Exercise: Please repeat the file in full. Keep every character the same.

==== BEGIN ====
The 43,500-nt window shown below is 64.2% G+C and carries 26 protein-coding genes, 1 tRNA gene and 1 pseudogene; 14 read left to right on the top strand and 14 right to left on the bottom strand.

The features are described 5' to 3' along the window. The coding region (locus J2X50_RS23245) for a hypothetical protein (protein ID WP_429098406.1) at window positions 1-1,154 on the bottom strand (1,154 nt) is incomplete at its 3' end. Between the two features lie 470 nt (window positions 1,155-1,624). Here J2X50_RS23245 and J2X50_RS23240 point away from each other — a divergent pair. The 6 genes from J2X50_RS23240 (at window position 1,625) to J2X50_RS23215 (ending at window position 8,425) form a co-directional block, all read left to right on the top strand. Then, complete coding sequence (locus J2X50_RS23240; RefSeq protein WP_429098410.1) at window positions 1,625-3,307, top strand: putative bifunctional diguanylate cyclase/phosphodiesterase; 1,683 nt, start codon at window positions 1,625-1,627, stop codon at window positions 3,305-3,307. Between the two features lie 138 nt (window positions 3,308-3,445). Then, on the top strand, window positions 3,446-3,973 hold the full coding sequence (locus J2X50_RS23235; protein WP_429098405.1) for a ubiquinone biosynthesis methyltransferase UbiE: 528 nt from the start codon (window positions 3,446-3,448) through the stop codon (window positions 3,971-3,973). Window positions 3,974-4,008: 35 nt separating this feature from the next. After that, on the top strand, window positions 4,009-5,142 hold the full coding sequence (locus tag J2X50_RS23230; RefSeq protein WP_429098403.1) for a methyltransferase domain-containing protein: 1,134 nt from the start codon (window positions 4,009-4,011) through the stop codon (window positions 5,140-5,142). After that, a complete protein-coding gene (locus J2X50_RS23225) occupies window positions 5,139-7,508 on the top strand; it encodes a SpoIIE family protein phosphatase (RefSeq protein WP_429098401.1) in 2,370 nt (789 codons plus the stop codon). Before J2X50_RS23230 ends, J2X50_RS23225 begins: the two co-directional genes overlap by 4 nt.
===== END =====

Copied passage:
The 43,500-nt window shown below is 64.2% G+C and carries 26 protein-coding genes, 1 tRNA gene and 1 pseudogene; 14 read left to right on the top strand and 14 right to left on the bottom strand.

The features are described 5' to 3' along the window. The coding region (locus J2X50_RS23245) for a hypothetical protein (protein ID WP_429098406.1) at window positions 1-1,154 on the bottom strand (1,154 nt) is incomplete at its 3' end. Between the two features lie 470 nt (window positions 1,155-1,624). Here J2X50_RS23245 and J2X50_RS23240 point away from each other — a divergent pair. The 6 genes from J2X50_RS23240 (at window position 1,625) to J2X50_RS23215 (ending at window position 8,425) form a co-directional block, all read left to right on the top strand. Then, complete coding sequence (locus J2X50_RS23240; RefSeq protein WP_429098410.1) at window positions 1,625-3,307, top strand: putative bifunctional diguanylate cyclase/phosphodiesterase; 1,683 nt, start codon at window positions 1,625-1,627, stop codon at window positions 3,305-3,307. Between the two features lie 138 nt (window positions 3,308-3,445). Then, on the top strand, window positions 3,446-3,973 hold the full coding sequence (locus J2X50_RS23235; protein WP_429098405.1) for a ubiquinone biosynthesis methyltransferase UbiE: 528 nt from the start codon (window positions 3,446-3,448) through the stop codon (window positions 3,971-3,973). Window positions 3,974-4,008: 35 nt separating this feature from the next. After that, on the top strand, window positions 4,009-5,142 hold the full coding sequence (locus tag J2X50_RS23230; RefSeq protein WP_429098403.1) for a methyltransferase domain-containing protein: 1,134 nt from the start codon (window positions 4,009-4,011) through the stop codon (window positions 5,140-5,142). After that, a complete protein-coding gene (locus J2X50_RS23225) occupies window positions 5,139-7,508 on the top strand; it encodes a SpoIIE family protein phosphatase (RefSeq protein WP_429098401.1) in 2,370 nt (789 codons plus the stop codon). Before J2X50_RS23230 ends, J2X50_RS23225 begins: the two co-directional genes overlap by 4 nt.